Grievances against attorneys may be filed with the Alaska Bar Association if accepted for investigation will trigger a process that can result in disciplinary action ranging from a private admonition to suspension or disbarment. The Board of Governors of the Alaska Bar Association, when meeting to consider grievance and disability matters, is known as the Disciplinary Board of the Alaska Bar Association (“Board”). Alaska Bar Rule 10. Among other the Board appoints and supervises Bar Counsel and supervises the investigation of all complaints against attorneys and maintains complete records of all discipline matters. These records are subject to the provisions of Bar Rule 21 concerning public access and confidentiality. Complainants and all persons contacted during the course of an investigation have a duty to maintain the confidentiality of discipline and disability proceedings prior to the initiation of any formal proceedings. Breaching this confidentiality is regarded as contempt of court. A Respondent may waive confidentiality in writing and request disclosure of any information pertaining to the Respondent to any person or to the public. Alaska Bar Rule 22(b). Bar Counsel processes all grievances (filed by others, or initiated by Bar Counsel) and investigates alleged misconduct of attorneys, and will dismiss grievances if it appears from the investigation that there is no probable cause to believe that misconduct has occurred. Alaska Bar Rule 11. If Bar Counsel’s investigation indicates that misconduct has occurred, this can result in a private admonition, or can result in filing of a petition for formal hearing initiating public proceedings. After the filing of a petition for formal hearing, hearings held before either a Hearing Committee or the Board regarding discipline or reinstatement will be open to the public, though the deliberations of any adjudicative body will be kept confidential. Bar Rule 21. (This Rule does not allow public access to disability proceedings described in Bar Rule 30). All files maintained by Bar Counsel and staff will be confidential. The Board will cause a notice of the disbarment, suspension, interim suspension, probation, public censure, or public reprimand to be published in (1) a newspaper of general circulation in Anchorage, Fairbanks, and Juneau; (2) an official Alaska Bar Association publication; and (3) a newspaper of general circulation serving the community in which the disciplined attorney maintained his or her practice. Alaska Bar Rule 28(g). All records, documents, files, proceedings and hearings pertaining to the arbitration of any fee dispute under the Alaska Bar Rules will be confidential and will be closed to the public, unless ordered open by a court upon good cause shown, except that a summary of the facts, without reference to either party by name, may be publicized in all cases once the proceeding has been formally closed. Bar Rule 40(r).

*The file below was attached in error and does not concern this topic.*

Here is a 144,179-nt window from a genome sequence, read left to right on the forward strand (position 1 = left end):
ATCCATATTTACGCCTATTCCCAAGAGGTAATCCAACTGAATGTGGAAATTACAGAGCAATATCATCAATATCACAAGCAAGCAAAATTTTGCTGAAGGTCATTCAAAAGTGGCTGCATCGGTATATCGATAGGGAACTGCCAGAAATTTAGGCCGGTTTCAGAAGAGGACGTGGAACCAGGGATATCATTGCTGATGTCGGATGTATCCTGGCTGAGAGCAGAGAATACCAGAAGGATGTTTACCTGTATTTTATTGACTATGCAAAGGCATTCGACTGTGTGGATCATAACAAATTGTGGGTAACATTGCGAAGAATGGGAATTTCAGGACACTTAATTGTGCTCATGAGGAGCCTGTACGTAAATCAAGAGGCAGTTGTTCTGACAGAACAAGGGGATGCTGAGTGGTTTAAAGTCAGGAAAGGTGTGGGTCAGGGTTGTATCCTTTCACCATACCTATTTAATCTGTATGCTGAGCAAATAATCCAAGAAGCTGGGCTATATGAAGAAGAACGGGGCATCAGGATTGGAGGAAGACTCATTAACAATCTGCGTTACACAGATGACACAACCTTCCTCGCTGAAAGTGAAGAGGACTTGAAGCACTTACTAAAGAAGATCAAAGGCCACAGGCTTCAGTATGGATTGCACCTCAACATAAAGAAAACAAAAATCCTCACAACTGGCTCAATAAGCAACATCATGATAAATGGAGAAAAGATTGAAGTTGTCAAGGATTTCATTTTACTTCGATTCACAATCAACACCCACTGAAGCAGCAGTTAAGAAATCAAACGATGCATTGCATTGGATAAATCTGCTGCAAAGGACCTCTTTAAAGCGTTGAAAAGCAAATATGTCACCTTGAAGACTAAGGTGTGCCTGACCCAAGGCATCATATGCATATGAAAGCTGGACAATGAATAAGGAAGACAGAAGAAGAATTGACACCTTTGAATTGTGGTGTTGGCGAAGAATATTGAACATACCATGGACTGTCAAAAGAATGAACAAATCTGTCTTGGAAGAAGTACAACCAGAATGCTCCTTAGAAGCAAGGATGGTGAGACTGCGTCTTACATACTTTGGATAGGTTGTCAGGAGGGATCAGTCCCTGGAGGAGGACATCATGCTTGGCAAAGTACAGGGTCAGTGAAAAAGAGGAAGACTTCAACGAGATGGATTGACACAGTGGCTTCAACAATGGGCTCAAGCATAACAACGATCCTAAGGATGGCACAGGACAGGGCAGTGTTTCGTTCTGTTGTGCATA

If the Commission on Judicial Conduct recommends reprimand, censure, suspension, removal, or retirement of a judge, it must file its recommendation with the clerk of the appellate courts, along with any minority report submitted under AS 22.30.068, the public portions of the commission record as designated by statute, and a recording of the commission hearing in a format suitable for transcription from which the court must prepare the transcript on an expedited basis. The judge may petition the Supreme Court to modify or reject the recommendation. The records of all proceedings in the Supreme Court from the time of filing the commission recommendation in the Supreme Court are public. Alaska App. R. 406.